He selects 50 individuals from his town for a sample test. Each subject tastes dressing from five containers. Only one container contained Jimmy’s Caesar dressing, and the order was randomized.

  • Jimmy’s null hypothesis is that consumers won’t be able to recognize his “world-famous Caesar dressing.”
  • The alternative hypothesis is that consumers are able to recognize his special dressing.
  • Jimmy expects 10 people (one in five) might pick his dressing by chance since it’s one of the five options provided.
  • When Jimmy runs the sample test with the 50 subjects, 18 of them recognized his “world-famous Caesar dressing.”
  • The variability of an experiment (often referred to as the experiment’s “degrees of freedom”) is obtained by subtracting one from the number of variables. Since we have only two variables (Jimmy’s dressing and the generic dressing), the experiment’s degrees of freedom is one.
  • Jimmy selects the 0.05 confidence level.

Now let’s look at two different ways to calculate Jimmy’s p-value:

Example of p-value calculation using the formula and statistical table

Different scenarios require different approaches (e.g., t-test, z-test, chi square test) to calculate the p-value. If you were trying to determine whether or not a sample represents a population, you would use a different p-value calculation approach than if you were trying to establish whether or not two samples are comparable.

To find the p-value of Jimmy’s example, you can use the chi square formula — a measure of the difference between the observed and expected values in an experiment. The “chi square” (𝛘2) formula is:

(18-10)^2 / 10 = 64 / 10 = 6.4

Once you have your chi square value, you’ll use a statistical table to estimate the p-value.

Here’s how to read the table: The first column (df) indicates your degrees of freedom, and you move down the row until you get close to your chi square value. In this example, the degree of freedom is one; the first row indicates that 6.4 falls between 0.975 and 0.99.

The experiment’s p-value is between 0.025 (1 – 0.975) and 0.01 (1 – 0.99). These results are below the 0.05 confidence level, so Jimmy has sufficient evidence to reject the null hypothesis.

The ability of the townspeople to recognize his “world-famous Caesar dressing” from the generic one sold by his local grocer isn’t due to chance.

Example of p-value calculation using Microsoft Excel

A limitation of using a statistical table to calculate the p-value is that you’ll get an estimated value. With the advances in computing, you’re now able to find the exact p-value. One way to calculate a more accurate p-value is Excel.

Using our scenario, you can use the CHISQ.DIST function to find the p-value of 0.01142 (1 – 0.98858).

This p-value is still below the confidence level, so it also supports Jimmy rejecting the null hypothesis.

What are the significant p-values?

When statistically testing a hypothesis, a significant p-value is considered to be any p-value below the selected confidence level. The commonly used confidence levels are 0.1, 0.05, and 0.01, which test hypotheses at 90%, 95%, or 99% confidence, respectively.

If you were to choose a 0.01 level of confidence, then significant p-values would be those smaller than 0.01.

Significant p-values serve as the basis to make an objective decision about a hypothesis. A study’s resulting p-value is compared against the confidence level to decide whether or not to reject the null hypothesis.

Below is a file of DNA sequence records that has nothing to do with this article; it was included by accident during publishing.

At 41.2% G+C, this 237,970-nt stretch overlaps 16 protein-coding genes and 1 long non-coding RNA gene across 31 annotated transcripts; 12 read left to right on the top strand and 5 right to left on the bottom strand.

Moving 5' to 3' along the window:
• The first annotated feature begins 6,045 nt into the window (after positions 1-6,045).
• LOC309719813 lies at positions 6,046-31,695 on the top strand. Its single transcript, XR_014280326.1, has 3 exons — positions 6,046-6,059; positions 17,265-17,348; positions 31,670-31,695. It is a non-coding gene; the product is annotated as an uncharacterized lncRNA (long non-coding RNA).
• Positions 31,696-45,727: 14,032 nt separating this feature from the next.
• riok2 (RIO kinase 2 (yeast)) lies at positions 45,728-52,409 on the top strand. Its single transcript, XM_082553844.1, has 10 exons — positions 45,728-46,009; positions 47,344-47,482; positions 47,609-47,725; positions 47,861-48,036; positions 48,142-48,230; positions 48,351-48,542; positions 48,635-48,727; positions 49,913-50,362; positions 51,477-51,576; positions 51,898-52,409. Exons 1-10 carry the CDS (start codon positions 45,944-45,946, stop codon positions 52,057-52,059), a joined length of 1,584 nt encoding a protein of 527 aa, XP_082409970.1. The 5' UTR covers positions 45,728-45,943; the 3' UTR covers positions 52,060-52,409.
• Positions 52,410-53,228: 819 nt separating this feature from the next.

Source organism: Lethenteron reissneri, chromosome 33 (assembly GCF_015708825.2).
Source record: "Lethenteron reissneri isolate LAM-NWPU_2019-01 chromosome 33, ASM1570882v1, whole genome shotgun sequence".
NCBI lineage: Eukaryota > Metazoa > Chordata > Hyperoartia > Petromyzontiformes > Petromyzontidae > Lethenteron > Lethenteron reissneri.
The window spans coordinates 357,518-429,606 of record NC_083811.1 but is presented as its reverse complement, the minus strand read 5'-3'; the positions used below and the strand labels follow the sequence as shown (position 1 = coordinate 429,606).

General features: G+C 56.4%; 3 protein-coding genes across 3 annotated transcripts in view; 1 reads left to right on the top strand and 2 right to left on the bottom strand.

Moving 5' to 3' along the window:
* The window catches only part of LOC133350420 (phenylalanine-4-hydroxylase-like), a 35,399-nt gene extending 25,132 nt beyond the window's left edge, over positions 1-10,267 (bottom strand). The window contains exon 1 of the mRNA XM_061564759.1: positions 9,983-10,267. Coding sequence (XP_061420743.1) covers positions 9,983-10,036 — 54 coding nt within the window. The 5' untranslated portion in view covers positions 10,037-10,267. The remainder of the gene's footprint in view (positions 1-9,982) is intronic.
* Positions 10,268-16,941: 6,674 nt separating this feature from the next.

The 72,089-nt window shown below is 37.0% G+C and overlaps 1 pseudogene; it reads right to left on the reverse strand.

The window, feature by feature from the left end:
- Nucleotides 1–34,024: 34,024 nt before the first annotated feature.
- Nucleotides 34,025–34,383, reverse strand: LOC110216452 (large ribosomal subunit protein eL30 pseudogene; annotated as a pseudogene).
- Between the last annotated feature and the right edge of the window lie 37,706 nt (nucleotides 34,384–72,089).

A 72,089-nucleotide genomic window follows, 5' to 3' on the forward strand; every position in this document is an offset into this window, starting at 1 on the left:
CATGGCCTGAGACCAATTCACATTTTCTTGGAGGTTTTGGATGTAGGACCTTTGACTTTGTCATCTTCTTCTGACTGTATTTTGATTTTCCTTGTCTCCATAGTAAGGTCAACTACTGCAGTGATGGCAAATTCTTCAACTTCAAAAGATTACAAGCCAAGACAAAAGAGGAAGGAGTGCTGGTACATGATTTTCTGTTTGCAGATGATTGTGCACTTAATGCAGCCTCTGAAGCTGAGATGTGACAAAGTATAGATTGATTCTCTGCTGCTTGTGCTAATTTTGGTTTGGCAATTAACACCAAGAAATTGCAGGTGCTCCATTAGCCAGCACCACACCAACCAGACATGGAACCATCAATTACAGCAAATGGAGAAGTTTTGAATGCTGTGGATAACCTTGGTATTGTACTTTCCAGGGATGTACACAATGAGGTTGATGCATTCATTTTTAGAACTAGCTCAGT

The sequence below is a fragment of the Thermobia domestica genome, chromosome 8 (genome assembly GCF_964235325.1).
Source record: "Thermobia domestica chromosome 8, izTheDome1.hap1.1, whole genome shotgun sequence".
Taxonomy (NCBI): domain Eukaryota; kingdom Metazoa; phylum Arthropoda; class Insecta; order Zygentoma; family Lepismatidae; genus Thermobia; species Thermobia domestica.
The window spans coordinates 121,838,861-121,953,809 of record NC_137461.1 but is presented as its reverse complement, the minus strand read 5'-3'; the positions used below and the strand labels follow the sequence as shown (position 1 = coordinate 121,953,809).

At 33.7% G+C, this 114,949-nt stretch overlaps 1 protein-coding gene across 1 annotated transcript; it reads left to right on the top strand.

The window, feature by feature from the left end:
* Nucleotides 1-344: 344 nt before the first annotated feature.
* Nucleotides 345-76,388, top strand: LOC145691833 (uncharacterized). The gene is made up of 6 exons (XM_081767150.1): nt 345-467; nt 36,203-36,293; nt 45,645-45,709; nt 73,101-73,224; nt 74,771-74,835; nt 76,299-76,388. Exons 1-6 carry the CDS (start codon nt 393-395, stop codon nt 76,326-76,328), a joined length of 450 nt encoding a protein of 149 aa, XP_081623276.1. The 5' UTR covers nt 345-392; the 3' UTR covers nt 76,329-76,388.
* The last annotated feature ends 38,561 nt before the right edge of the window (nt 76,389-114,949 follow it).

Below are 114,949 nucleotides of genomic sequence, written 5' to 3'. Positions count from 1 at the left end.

• P-value < confidence level: Low p-value is significant, and you can reject the null hypothesis.
  • P-value ≥ confidence: P-value isn’t statistically significant, and you can’t reject the null hypothesis.

What are Type I and Type II errors?

When testing whether or not to reject a hypothesis, you have the possibility of making a wrong decision. The table below summarizes the two possible types of errors in hypothesis testing: Type I error and Type II error.

A Type I error takes place when you incorrectly dismiss the null hypothesis. Typically referred to as the “alpha,” the probability of making a Type I error is determined by the significance level.

For example, if you were to choose a 0.05 significance level, then you have a 5% chance of dismissing a true null hypothesis or a 5% chance of making a Type I error.

A Type II error happens when you don’t reject a false null hypothesis. The probability of making a Type II error is referred to as the “beta.” Using the beta, you can define the “power of a test” — your probability of properly dismissing a false null hypothesis.

While a strong power of a test is desirable, you have an opportunity cost: By decreasing the chance of making a Type II error, you increase the chance of making a Type I error.

What are the problems with using p-values?

One of the main problems with using p-values is that it involves choosing a potentially arbitrary threshold. While 0.05 is often used to test statistical significance, it isn’t a one-size-fits-all benchmark.

P-values are useful test statistics to evaluate a hypothesis, but they can’t be the sole basis for an entire body of research. For the sake of meeting a level of significance, some statisticians may turn to “p-hacking” and engage in questionable statistical methods until something “significant” emerges.

Additionally, the American Statistical Association (ASA) notes that p-values provide data about a specific hypothetical explanation but don’t provide the hypothetical explanation itself.

Correlation doesn’t necessarily mean causation, which may lead to misinterpretation of p-values. The ASA suggests supplementing with hypothesis testing as appropriate and not letting p-values become the end-all of research.

Another problem with using p-value analysis is the probability of making an incorrect rejection of the null hypothesis (Type I error) or failing to reject a false null hypothesis (Type II error).